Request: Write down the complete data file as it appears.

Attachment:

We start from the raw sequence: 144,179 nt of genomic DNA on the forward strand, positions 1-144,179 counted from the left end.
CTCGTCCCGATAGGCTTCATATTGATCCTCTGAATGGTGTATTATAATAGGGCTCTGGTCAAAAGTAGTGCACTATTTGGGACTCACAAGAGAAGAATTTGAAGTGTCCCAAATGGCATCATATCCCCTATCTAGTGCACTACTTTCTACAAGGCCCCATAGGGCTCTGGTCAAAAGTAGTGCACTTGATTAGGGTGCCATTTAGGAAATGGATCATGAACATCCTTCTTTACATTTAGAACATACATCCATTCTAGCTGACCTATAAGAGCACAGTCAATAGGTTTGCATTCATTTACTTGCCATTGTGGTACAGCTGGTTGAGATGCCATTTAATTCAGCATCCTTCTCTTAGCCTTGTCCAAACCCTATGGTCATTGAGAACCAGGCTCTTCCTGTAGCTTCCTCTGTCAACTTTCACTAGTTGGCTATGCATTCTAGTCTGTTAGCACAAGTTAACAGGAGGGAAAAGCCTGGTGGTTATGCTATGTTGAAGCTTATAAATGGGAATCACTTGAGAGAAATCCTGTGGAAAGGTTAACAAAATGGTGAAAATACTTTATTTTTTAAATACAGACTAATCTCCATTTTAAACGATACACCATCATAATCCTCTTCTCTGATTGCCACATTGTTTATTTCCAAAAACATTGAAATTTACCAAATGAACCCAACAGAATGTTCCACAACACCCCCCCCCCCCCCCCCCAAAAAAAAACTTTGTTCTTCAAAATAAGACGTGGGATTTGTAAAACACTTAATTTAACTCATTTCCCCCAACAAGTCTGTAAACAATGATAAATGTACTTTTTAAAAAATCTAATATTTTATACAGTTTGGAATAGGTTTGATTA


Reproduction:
We start from the raw sequence: 144,179 nt of genomic DNA on the forward strand, positions 1-144,179 counted from the left end.
CTCGTCCCGATAGGCTTCATATTGATCCTCTGAATGGTGTATTATAATAGGGCTCTGGTCAAAAGTAGTGCACTATTTGGGACTCACAAGAGAAGAATTTGAAGTGTCCCAAATGGCATCATATCCCCTATCTAGTGCACTACTTTCTACAAGGCCCCATAGGGCTCTGGTCAAAAGTAGTGCACTTGATTAGGGTGCCATTTAGGAAATGGATCATGAACATCCTTCTTTACATTTAGAACATACATCCATTCTAGCTGACCTATAAGAGCACAGTCAATAGGTTTGCATTCATTTACTTGCCATTGTGGTACAGCTGGTTGAGATGCCATTTAATTCAGCATCCTTCTCTTAGCCTTGTCCAAACCCTATGGTCATTGAGAACCAGGCTCTTCCTGTAGCTTCCTCTGTCAACTTTCACTAGTTGGCTATGCATTCTAGTCTGTTAGCACAAGTTAACAGGAGGGAAAAGCCTGGTGGTTATGCTATGTTGAAGCTTATAAATGGGAATCACTTGAGAGAAATCCTGTGGAAAGGTTAACAAAATGGTGAAAATACTTTATTTTTTAAATACAGACTAATCTCCATTTTAAACGATACACCATCATAATCCTCTTCTCTGATTGCCACATTGTTTATTTCCAAAAACATTGAAATTTACCAAATGAACCCAACAGAATGTTCCACAACACCCCCCCCCCCCCCCCCCAAAAAAAAACTTTGTTCTTCAAAATAAGACGTGGGATTTGTAAAACACTTAATTTAACTCATTTCCCCCAACAAGTCTGTAAACAATGATAAATGTACTTTTTAAAAAATCTAATATTTTATACAGTTTGGAATAGGTTTGATTA